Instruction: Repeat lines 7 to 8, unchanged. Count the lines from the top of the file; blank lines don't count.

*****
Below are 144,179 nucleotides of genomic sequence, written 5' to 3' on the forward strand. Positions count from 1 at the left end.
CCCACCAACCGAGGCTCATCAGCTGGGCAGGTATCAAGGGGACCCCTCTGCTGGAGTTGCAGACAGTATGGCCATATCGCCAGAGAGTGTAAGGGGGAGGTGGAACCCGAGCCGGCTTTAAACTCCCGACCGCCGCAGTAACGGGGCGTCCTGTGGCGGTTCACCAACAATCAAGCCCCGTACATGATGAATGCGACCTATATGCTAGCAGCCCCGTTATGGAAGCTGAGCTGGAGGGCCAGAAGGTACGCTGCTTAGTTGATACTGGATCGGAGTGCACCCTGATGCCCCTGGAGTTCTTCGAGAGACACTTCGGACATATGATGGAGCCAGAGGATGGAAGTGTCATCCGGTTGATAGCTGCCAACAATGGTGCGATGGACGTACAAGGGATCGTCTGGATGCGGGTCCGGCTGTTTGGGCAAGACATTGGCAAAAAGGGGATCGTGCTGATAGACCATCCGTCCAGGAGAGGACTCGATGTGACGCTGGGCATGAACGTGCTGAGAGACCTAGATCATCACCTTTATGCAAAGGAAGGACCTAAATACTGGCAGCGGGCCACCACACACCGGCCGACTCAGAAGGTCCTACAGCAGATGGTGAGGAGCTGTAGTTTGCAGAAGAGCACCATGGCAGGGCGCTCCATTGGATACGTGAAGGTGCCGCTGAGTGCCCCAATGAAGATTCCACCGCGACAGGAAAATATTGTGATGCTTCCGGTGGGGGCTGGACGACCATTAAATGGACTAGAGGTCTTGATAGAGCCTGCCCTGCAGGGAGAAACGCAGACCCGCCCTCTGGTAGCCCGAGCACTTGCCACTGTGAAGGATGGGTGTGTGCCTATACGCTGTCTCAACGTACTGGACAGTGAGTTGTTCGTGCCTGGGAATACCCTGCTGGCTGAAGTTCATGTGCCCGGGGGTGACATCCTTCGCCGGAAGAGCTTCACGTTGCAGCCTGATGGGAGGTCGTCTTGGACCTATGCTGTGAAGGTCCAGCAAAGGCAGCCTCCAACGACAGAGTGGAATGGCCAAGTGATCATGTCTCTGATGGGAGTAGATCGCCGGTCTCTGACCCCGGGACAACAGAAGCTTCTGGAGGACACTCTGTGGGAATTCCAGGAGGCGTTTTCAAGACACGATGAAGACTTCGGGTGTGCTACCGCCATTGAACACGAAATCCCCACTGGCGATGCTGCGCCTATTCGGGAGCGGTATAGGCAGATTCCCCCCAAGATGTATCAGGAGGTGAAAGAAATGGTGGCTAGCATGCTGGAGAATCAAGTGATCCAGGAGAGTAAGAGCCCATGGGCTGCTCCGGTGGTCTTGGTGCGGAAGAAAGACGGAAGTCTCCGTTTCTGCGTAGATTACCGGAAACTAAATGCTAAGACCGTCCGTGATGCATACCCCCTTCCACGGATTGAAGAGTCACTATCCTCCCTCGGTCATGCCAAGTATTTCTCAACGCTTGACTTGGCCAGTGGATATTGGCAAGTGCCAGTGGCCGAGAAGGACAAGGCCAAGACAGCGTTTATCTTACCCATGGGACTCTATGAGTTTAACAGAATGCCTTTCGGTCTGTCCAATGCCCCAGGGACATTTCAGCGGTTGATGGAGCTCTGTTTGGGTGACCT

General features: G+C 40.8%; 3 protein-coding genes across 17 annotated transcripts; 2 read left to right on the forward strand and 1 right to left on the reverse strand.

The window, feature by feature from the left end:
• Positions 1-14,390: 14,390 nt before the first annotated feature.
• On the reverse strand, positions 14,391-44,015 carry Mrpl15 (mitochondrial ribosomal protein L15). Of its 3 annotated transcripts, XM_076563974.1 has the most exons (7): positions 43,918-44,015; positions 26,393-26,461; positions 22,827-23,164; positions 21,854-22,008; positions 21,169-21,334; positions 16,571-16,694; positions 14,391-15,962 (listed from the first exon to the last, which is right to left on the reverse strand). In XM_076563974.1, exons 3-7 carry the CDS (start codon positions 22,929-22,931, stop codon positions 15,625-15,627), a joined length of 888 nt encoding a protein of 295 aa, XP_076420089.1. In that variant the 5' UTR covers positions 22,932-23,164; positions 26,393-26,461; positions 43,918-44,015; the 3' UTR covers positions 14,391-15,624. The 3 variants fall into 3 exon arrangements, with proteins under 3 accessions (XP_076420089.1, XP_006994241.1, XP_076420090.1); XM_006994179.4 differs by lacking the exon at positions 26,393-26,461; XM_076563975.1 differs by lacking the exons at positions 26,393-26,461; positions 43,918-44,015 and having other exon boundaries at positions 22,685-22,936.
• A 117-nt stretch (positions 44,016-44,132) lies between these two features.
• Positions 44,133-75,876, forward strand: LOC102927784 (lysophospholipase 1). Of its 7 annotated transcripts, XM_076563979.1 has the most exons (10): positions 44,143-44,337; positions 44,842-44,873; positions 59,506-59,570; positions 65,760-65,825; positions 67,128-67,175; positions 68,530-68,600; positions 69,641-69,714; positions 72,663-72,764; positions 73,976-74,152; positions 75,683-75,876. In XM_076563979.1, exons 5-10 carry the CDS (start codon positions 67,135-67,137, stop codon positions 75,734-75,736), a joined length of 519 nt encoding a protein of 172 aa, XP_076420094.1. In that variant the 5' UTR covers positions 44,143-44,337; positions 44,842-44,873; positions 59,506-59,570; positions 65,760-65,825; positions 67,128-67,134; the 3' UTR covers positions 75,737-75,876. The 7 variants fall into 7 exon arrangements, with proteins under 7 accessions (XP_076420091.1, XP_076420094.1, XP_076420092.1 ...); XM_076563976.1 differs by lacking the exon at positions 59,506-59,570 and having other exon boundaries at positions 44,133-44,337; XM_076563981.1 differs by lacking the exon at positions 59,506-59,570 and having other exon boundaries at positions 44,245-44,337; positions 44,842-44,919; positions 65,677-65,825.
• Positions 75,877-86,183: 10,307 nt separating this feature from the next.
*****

• A 117-nt stretch (positions 44,016-44,132) lies between these two features.
• Positions 44,133-75,876, forward strand: LOC102927784 (lysophospholipase 1). Of its 7 annotated transcripts, XM_076563979.1 has the most exons (10): positions 44,143-44,337; positions 44,842-44,873; positions 59,506-59,570; positions 65,760-65,825; positions 67,128-67,175; positions 68,530-68,600; positions 69,641-69,714; positions 72,663-72,764; positions 73,976-74,152; positions 75,683-75,876. In XM_076563979.1, exons 5-10 carry the CDS (start codon positions 67,135-67,137, stop codon positions 75,734-75,736), a joined length of 519 nt encoding a protein of 172 aa, XP_076420094.1. In that variant the 5' UTR covers positions 44,143-44,337; positions 44,842-44,873; positions 59,506-59,570; positions 65,760-65,825; positions 67,128-67,134; the 3' UTR covers positions 75,737-75,876. The 7 variants fall into 7 exon arrangements, with proteins under 7 accessions (XP_076420091.1, XP_076420094.1, XP_076420092.1 ...); XM_076563976.1 differs by lacking the exon at positions 59,506-59,570 and having other exon boundaries at positions 44,133-44,337; XM_076563981.1 differs by lacking the exon at positions 59,506-59,570 and having other exon boundaries at positions 44,245-44,337; positions 44,842-44,919; positions 65,677-65,825.